Understanding the Greenland ice sheet in the past is critical for predicting how it will respond to climate warming in the future and how quickly it will melt. Since some seven metres of sea-level rise is tied up in Greenland’s ice, every coastal city in the world is at risk.
“This is a very urgent problem,” says Dahl-Jensen. “Sea level change will impact a significant part of the global population within the next 50 years.”
In a landmark acknowledgment of the growing health-care autonomy of Indigenous Peoples, the federal government gave an Indigenous health institute at the University of Manitoba responsibility for leading the COVID-19 vaccination project in all 63 Manitoba First Nations.
“We were asked to lead the vaccine rollout because of our strong collaborative relationships with First Nations and our expertise at delivering trusted, culturally safe care in our communities,” said Melanie MacKinnon [BN/96], a Cree nurse who leads Ongomiizwin, the Indigenous Institute of Health and Healing in the Rady Faculty of Health Sciences.
Their goal is to get both first and second doses into the arms of 50,000 individuals in 100 days—by mid-July. Roughly 350 vaccinators will travel to First Nations to ensure every community has access to the vaccine.
“The University of Manitoba is the only university in Canada to be recognized as having the Indigenous-led clinical operations and public health expertise to direct a project on this scale,” said Dr. Brian Postl [MD/76], dean of the Rady Faculty of Health Sciences. “This is a tribute to Ongomiizwin, which is at the forefront of building a new model that empowers Indigenous people to have greater authority over their own health care.”
Ongomiizwin – Health Services, formerly known as the UM northern medical unit, has a 52-year history of serving communities in northern Manitoba and Nunavut. During the pandemic, it coordinated the rapid response health-care teams who were deployed more than 60 times to manage COVID-19 outbreaks.
A Few Firsts
Alumna Christine Cyr [BA/99] is the University of Manitoba’s first associate vice-president Indigenous of students, community and cultural integration. Cyr, a Métis woman, has been part of the university community for two decades, most recently as director of the Indigenous Student Centre at UM.
In this new role she’ll develop and implement programs and services across campus, continuing to create pathways for Indigenous students. Cyr is also co-leading the UM’s anti-Indigenous racism strategy development. It is the first appointment of its kind by Dr. Catherine Cook [MD/87, MSc/03], vice-president (Indigenous).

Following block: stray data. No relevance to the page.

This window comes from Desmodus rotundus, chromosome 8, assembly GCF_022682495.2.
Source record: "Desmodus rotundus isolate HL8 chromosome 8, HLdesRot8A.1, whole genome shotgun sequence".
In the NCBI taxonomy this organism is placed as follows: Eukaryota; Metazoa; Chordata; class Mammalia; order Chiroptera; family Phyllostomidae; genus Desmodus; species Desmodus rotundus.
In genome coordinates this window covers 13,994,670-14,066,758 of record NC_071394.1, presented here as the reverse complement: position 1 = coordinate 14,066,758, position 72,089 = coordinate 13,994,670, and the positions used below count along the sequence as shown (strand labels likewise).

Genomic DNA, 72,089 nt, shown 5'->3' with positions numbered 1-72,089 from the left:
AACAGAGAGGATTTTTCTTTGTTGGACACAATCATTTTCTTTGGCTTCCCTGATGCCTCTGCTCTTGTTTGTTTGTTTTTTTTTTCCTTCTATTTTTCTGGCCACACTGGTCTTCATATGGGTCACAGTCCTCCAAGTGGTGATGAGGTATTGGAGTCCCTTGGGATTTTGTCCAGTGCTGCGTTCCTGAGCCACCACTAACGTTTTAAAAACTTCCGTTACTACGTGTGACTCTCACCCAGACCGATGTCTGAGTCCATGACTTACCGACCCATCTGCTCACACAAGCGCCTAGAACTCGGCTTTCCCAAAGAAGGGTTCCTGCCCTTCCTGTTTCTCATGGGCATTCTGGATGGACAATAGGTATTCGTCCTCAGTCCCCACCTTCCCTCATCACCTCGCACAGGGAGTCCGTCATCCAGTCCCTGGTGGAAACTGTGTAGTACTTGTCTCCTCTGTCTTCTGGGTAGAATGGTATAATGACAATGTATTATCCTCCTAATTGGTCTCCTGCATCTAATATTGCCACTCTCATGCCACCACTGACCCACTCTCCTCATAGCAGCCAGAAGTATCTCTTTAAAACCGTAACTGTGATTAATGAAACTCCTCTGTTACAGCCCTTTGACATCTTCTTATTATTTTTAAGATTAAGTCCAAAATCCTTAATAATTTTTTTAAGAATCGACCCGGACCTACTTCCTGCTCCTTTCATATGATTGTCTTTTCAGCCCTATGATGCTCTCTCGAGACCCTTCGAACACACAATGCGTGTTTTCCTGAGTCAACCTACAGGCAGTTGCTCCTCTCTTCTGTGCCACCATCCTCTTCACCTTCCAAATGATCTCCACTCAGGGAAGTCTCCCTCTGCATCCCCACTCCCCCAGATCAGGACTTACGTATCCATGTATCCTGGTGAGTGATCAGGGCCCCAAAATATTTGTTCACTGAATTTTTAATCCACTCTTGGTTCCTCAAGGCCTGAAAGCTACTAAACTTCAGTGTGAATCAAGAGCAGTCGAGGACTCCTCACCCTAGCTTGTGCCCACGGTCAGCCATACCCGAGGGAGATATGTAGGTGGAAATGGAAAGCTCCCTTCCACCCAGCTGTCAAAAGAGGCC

“This good work we do as a team is all about being in service to our community,” says Cyr. “I am very excited to have the privilege of working alongside Dr. Cook and the UM community to support Indigenous students in achieving their goals and dreams.”
The Asper School of Business welcomed Mary Jane Maillet Brownscombe [BComm(Hons)/88, MA/11] as the inaugural Indigenous business relations executive-in-residence.
A woman of Métis descent, Brownscombe spent 10 years advancing Indigenous inclusion with IBM Canada. She also launched SHEanalytics—an enterprise generating thought leadership to advance inclusion and success for women and Indigenous Peoples.
Brownscombe will help illuminate Indigenous perspectives at all levels, from student and faculty experiences, to curriculum and business reconciliation.
“It’s essential for students to feel included and to have a role in the planning and development that is involved in creating business reconciliation,” she says.
UM alumna Marlene Stern [DipOT/77, BOT/83] has been appointed by the Alumni Association board of directors as the inaugural chair of the newly formed Alumni Council.
Stern says diversity of alumni perspectives is key in creating the new Council.
“We need the perspectives and experiences of alumni from all faculties and colleges, and a variety of backgrounds who can speak on behalf of their constituent and alumni peer groups,” she says. “This level of diversity we are trying to reach hasn’t been achieved with any existing UM alumni body, but it’s more important now than ever to change.”
The council will provide meaningful input on emerging issues, supporting the vision and mission of the University and its commitment to teaching, community engagement and research.